In the summer of 1967, rioting and civil unrest starts to tear apart the city of Detroit. Two days later, a report of gunshots prompts the Detroit Police Department, the Michigan State Police and the Michigan Army National Guard to search and seize an annex of the nearby Algiers Motel. Several policemen start to flout procedure by forcefully and viciously interrogating guests to get a confession. By the end of the night, three unarmed men are gunned down while several others are brutally beaten.
There’s no easy way to put this, Detroit is a disturbingly brutal film to the point where it’s hard to sit in a theater watching it, knowing that this is only a sliver of what actually happened in 1967. Director Kathryn Bigelow is no stranger to these tense, real life horrors as her two films prior were The Hurt Locker and Zero Dark Thirty, both receiving Best Picture nominees with the former winning. The film is shot as if it’s a docudrama with how hectic the camera movement is. The stylistic choice from Bigelow works better compared to the more mundane locked off shot. The camera is always moving, panning back and forth the ensemble.
With an Oscar-winning director helming the project and an assortment of promising young actors, this seemed like a perfect fit. Unfortunately something is missing from the film. Clocking in at 142 minutes, Detroit suffers from pacing issues and struggles to maintain its tone and vision. The first act introduces viewers to the ongoing carnage of the city but struggles to find a perspective as it meanders between real life footage and the dramatized story. The story soon transitions to the Algiers Motel where the bulk of the film takes place. There we’re introduced to the majority of the characters, played by some familiar faces.
The second act is horrifying as three Detroit Police Officers abuse their authority to terrify the guests, resulting in assault and murder. Easily the strongest portion of the film, Bigelow is able to showcase the talent of her cast and give them all an opportunity to shine. It’s so visceral that it almost becomes unbearable as it leaves a lump in your throat and knots in your stomach. The film concludes with a procedural courtroom piece which fails to leave a lasting impression or impact on the film.
Titled Detroit, it seems as if the Michigan city has been sidelined. Yes the film prioritizes one notable event but it seems like the city itself takes a backseat to a much more conventional period thriller. At times the dialogue seems watered down and unsure of what and whose story is trying to be told. It’s unclear as to who this film is being made for, both races are being shown in a negative light and it’s hard to find the political statement Bigelow is trying to make. As the credits roll very little resonates with how muddled and hollow the script is. Instead of informing the viewers of the Detroit riots they choose to emphasize the police brutality while downplaying the trauma felt from the victims.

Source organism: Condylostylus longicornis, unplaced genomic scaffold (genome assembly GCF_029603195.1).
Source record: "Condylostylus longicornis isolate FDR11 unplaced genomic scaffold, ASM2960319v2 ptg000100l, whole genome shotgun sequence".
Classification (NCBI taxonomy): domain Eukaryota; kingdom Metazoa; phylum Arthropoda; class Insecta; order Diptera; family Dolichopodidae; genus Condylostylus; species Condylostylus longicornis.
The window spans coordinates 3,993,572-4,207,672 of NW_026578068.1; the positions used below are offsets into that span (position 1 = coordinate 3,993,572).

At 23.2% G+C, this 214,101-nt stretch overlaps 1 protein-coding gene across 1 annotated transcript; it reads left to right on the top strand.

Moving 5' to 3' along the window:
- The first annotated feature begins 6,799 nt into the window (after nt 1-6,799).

John Boyega does great work with what he’s given. His character often serves as an onscreen perspective for the viewer as he uses his face to react instead of his voice. Both Jack Reynor and Ben O’Toole are great as despicable Detroit Police Officers who find themselves involved with a group of guests at the Algiers Motel. The standout performance is without a doubt Will Poulter who plays the ruthless ringleader who terrorizes the guests and will stop at nothing to get the answers he is looking for. You despise his character so much and that’s in large part due to his incredible performance. Poulter’s role ranks as one of the best villain performances in recent years and he’ll definitely get some recognition come award season.
Detroit is a solid period thriller thanks to its impactful cast and bleak direction from Bigelow. It isn’t able to make as much of a statement as they’d hope thanks to its poor portrayal of the events and city of Detroit as a whole. Between the erratic tone and convoluted story, it isn’t able to reach its full potential. Regardless of its flaws, Detroit is still worthy of a watch due to its many technical achievements and stunning ensemble cast led by John Boyega and Will Poulter.